Terps? Terpenes? Terpenoids?

“What’s that?” You may ask. 

Some of our favorite ways to assess the quality of flower or the taste of our vapes is through the aroma and flavor a particular strain may have. From skunky to diesel, citrus to pine, there are a variety of scents and flavors associated with cannabis, and we have terpenes to thank for that! 

“Terpene” is a term you may have encountered during your cannabis browsing or shopping, but you may not know what the word actually means. In a previous article, we briefly touched on terps, but now is our chance to go a little more in-depth.

So, what are terpenes, and what purpose do they serve? 

Terpenes are aromatic, organic compounds that can be found in all plant life. They’re responsible for the plant’s smell and serve to attract bugs for pollination or repel bugs that could cause harm. Terpenes differ from terpenoids through their chemical composition, with terpenoids having the presence of oxygen. 

Cannabis plants clock in with around 400 known terpenes, making them one of the plants with the most known amount of terpenes (as of publication). Research on terpene effects has been limited due to years of legislation issues, criminalization, and stigmatization of cannabis. However, there’s also preliminary evidence of terpenes having biological and pharmacological benefits for tokers. 

In cannabis, terpenes are responsible for the effects and aromas a particular strain might have and are located in the plant’s trichomes (i.e., the frosty white coating found on cannabis buds). The other chemical compound in trichomes is cannabinoids, which can be found in both cannabis (phytocannabinoids) and the human body (endocannabinoids). Together, these organic compounds contribute to what is known as the entourage effect.

The entourage effect was first proposed by Dr. Raphael Mechoulam (the same researcher who discovered THC) and Dr. Shimon Ben-Shabat in 1998 to explain the creative masterpiece behind the scenes when you get high. When trying to understand the entourage effect, it helps to picture an artist mixing colors to create a painting. Cannabinoids would be your pencil, terpenes your color, the outcome of the painting would be the strain itself, and the interpretation of the art by the viewer would be the effect a particular strain has on the toker. In the same way that there are a vast amount of color combinations to create a different pictorial experience for the viewer, there are hundreds of terpenes and cannabinoids that come to life to give off the therapeutic effect we seek when we consume cannabis. In this case, “the whole is greater than the sum of its parts.”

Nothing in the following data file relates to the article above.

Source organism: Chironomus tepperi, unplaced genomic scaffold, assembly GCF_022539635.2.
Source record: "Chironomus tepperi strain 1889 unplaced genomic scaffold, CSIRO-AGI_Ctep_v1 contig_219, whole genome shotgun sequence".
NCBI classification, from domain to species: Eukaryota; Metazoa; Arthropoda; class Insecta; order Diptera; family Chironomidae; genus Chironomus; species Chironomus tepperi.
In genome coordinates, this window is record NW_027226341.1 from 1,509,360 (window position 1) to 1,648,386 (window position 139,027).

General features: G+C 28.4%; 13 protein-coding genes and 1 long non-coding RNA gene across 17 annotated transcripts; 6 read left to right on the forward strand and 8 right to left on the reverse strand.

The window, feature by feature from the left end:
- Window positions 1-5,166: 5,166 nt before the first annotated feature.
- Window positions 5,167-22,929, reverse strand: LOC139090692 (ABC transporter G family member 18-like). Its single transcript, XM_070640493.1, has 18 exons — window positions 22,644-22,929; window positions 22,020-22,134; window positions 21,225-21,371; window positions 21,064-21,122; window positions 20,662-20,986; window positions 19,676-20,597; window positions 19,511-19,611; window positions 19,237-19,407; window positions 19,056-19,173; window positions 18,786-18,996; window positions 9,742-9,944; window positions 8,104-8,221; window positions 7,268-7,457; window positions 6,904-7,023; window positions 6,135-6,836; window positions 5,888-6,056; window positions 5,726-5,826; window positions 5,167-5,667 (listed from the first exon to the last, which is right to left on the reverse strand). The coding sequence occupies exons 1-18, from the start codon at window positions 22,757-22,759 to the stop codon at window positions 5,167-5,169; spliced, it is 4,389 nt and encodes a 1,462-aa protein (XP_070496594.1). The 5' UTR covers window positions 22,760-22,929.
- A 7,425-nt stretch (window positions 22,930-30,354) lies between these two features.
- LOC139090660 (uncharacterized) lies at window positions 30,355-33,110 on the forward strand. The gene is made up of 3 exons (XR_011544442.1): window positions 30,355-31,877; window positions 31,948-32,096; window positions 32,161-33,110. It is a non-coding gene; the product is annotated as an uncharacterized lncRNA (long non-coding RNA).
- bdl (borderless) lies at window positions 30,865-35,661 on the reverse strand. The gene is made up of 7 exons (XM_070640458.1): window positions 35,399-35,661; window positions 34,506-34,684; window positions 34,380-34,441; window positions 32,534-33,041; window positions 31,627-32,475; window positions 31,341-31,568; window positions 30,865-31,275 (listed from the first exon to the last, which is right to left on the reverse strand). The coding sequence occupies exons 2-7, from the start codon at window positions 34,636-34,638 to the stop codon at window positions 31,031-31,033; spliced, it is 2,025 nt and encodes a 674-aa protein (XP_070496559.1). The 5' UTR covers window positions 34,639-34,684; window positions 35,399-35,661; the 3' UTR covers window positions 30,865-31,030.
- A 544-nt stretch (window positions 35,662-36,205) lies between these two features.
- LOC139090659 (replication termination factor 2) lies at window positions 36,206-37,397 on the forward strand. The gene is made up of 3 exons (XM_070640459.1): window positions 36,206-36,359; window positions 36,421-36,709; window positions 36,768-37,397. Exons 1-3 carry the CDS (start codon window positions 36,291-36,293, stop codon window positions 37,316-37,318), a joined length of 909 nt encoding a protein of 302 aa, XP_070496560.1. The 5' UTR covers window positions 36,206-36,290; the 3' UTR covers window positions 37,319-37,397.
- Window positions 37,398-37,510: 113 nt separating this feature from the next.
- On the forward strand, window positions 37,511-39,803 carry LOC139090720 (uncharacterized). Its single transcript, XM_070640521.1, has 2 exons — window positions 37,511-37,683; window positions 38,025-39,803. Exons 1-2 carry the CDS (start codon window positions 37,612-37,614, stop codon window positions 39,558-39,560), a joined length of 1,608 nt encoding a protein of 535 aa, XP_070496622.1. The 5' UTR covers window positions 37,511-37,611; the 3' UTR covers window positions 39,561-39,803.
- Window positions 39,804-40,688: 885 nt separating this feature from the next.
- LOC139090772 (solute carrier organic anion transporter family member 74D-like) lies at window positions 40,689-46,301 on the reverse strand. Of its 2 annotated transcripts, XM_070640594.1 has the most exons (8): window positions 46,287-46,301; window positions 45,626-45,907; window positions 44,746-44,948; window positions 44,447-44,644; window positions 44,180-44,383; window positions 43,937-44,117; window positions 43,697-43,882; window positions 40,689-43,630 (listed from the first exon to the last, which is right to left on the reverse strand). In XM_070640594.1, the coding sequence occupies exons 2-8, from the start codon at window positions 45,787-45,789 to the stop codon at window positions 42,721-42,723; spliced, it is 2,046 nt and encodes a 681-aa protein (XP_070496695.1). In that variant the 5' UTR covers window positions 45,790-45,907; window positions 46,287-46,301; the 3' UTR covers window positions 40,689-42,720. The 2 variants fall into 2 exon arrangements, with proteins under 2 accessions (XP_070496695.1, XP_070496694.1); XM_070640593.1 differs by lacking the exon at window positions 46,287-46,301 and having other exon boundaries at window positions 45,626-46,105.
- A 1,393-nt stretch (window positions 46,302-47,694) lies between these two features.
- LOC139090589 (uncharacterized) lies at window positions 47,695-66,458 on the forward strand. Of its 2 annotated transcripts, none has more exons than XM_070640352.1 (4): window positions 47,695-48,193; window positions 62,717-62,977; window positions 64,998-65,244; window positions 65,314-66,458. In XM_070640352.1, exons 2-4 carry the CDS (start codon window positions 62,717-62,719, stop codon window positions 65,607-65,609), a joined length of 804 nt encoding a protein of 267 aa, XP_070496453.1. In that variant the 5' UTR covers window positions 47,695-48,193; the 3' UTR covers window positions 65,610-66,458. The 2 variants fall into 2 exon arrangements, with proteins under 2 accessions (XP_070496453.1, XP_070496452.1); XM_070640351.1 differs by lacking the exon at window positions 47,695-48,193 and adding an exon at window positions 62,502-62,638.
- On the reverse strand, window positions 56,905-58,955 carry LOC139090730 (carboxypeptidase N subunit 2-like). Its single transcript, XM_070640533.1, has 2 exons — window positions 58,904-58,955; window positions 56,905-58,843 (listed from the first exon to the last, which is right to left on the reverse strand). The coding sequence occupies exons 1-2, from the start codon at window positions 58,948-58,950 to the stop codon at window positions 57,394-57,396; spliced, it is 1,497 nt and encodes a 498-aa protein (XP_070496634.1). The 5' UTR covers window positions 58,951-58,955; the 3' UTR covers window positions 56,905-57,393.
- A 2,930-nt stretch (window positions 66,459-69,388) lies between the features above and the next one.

Among the hundreds of terpenes found in the cannabis plant, there are at least six worth noting: myrcene, caryophyllene, limonene, alpha-pinene, terpinolene, and linalool

Myrcene (MUR-seen) is a terpene found in lemongrass, hops, and mangoes and is used as a popular aroma agent and food additive in foods and beverages. It carries a mildly sweet flavor and a spicy, pepper scent. Cannabis strains high in myrcene content are likely to induce the soothing, sedative effects typically associated with indicas, whereas strains low in myrcene content can induce a more energetic high. While the evidence is limited, preliminary research has shown that myrcene alone may also increase the effects of other terpenes and cannabinoids (which include THC and its psychoactive effects) by encouraging absorption across the blood-brain barrier. Myrcene can help with pain relief and work to provide an anti-inflammatory and anti-bacterial effect.

Caryophyllene or Beta-caryophyllene (cary-OFF-uh-leen) is a terpene found in pepper, oregano, and cinnamon and carries a spicy, warm scent. Caryophyllene is also the only terpene to double as a cannabinoid, an organic compound that interacts with our innate endocannabinoid system – something we’ll talk a little bit more about in future articles to come. Commonly reported effects of the caryophyllene terpene include anti-inflammatory, antimicrobial, and neuroprotective, and this terp is noted for its physical highs.

Limonene (LIM-o-neen) is a terpene found in lemons, oranges, and mint and carries a citrusy, fruity scent. Located in everyday products such as cleaning supplies or cosmetics, limonene is a terp we’ve all come across at one point or another. Commonly reported effects of the limonene terpene include an uplifted mood, pain relief, and encourages the absorption of other cannabinoids and terpenes into the body.